June 20, 2017
Half of UK employees say the workplace has a negative impact on their wellbeing 0
UK employers are falling short of fully supporting mental health in the workplace, with half of UK employees say their workplace has a negative impact on their physical, mental and financial wellbeing, a new survey claims. And according to the Global Employee Benefits Watch 2017/18 from Thomsons Online Benefits of over 2,000 office workers around the world, multinational organisations are not using benefits effectively to improve employee wellbeing and provide a positive workplace experience. Almost 40 percent of employees cite improving mental wellbeing as a life goal, yet less than half of those (18 percent), feel that their benefits scheme supports this. The situation is similar for those wanting to get fit and healthy; 44 percent of employees are keen to do this, yet less than half of them (20 percent) say their employer is helping them to fulfil this ambition.
Luke Prankard, Practice Lead, Health and Wellbeing at Thomsons Online Benefits said: “Keeping employees fit and healthy is business critical, but employers need to think beyond this and align their people and benefits strategies to promote holistic employee wellness, addressing employees’ mental, physical and financial health. Supporting employees in achieving their life goals will help hit each of these
Over 45 percent of employees cite ‘saving for a holiday’ and ‘work-life balance’ as life goals; high priorities for those aged between 18 and 25 – but only 12 percent and 25 percent of employees respectively feel that their benefits schemes support these. With household debt in the UK at a record high and one in four UK families having less than £95 in savings, employees are in a worse position than ever when it comes to saving for a holiday break – something that can contribute significantly to their sense of wellbeing. Employers are missing an engagement opportunity by not helping workers save for one of their key life goals.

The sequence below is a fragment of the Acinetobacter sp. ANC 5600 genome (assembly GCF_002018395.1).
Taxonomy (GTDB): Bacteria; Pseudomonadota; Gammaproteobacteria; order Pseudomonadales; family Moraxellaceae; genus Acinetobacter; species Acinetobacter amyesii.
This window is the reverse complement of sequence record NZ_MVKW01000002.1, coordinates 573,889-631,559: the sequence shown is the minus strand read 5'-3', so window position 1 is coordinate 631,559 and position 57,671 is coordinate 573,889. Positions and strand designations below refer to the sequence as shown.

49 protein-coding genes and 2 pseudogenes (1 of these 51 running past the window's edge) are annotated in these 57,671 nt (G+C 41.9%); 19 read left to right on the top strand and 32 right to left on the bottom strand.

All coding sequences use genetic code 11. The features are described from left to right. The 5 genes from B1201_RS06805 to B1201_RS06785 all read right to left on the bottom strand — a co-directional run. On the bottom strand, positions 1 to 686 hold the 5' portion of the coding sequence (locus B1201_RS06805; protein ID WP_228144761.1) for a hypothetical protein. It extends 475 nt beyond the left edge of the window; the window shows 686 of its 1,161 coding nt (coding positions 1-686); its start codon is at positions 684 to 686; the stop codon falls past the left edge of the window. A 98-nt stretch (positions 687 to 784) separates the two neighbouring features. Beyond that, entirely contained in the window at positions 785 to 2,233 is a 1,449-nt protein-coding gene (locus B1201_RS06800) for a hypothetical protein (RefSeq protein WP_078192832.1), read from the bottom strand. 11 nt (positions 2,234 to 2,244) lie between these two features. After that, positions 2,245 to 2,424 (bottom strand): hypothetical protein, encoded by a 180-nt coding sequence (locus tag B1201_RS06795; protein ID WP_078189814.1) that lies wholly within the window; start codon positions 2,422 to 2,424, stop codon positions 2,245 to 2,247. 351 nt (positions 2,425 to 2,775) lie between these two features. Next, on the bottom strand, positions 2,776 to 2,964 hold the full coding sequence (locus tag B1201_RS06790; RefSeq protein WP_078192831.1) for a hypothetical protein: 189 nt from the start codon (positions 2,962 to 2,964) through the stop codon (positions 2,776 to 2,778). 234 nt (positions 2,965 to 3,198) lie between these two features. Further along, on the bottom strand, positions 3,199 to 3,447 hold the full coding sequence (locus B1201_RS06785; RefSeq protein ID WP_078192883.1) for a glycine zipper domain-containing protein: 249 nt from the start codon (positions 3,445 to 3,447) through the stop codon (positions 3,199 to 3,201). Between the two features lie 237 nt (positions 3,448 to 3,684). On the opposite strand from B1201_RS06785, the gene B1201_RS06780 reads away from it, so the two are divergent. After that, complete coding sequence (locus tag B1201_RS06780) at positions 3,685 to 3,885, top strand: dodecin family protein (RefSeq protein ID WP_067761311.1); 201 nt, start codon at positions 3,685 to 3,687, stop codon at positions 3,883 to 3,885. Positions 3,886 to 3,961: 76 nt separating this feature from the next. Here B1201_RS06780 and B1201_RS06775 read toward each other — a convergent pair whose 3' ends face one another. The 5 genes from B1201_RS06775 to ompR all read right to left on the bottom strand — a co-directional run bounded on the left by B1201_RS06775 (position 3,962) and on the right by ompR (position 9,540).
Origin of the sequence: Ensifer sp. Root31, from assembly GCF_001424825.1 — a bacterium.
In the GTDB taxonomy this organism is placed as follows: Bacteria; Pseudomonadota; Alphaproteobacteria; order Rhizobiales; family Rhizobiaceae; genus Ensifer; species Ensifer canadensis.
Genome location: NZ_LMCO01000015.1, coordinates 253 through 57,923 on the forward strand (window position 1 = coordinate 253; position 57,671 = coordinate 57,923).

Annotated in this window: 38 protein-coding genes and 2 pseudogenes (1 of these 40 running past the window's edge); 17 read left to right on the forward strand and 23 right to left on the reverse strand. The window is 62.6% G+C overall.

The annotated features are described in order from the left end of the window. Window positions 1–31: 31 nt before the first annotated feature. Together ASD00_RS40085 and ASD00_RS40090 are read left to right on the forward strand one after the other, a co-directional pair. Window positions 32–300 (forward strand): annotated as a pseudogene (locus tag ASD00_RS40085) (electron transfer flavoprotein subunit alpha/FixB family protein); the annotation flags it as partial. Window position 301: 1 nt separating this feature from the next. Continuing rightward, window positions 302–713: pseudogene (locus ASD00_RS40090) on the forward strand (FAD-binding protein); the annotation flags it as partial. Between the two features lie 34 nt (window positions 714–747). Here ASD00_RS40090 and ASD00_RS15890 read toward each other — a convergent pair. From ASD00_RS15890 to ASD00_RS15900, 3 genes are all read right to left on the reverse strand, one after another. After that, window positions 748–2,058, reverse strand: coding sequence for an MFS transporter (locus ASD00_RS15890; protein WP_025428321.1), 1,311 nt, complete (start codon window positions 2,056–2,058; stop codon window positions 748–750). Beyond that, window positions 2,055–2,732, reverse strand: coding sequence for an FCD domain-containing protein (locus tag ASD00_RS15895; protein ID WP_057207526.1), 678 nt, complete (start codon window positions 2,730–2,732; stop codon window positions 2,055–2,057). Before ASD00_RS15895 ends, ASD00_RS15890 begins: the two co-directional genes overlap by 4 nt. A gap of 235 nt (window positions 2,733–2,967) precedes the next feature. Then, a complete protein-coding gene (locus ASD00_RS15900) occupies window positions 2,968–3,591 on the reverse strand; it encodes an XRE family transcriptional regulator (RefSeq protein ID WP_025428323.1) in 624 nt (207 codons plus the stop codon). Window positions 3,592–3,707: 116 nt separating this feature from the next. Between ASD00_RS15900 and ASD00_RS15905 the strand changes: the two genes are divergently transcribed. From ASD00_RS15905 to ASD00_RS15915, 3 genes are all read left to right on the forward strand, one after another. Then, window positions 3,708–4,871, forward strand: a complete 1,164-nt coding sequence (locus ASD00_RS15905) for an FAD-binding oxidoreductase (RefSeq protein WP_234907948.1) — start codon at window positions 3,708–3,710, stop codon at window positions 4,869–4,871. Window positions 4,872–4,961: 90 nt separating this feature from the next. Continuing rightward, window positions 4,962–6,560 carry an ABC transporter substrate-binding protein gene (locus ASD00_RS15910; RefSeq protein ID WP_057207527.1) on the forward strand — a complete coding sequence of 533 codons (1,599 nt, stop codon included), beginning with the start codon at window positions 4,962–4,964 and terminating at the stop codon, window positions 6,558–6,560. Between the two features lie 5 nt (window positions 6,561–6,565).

UK employers are doing a better job of supporting those employees looking to save for retirement. This is a goal for over 50 percent of UK employees, and over 40 percent feel that their benefits scheme supports this. The picture is less rosy in the rest of Europe, where 60 percent aim to save for retirement, yet only 30 percent are supported to do so. There is an even greater opportunity for these employers to take the lead and offer more support for retirement saving.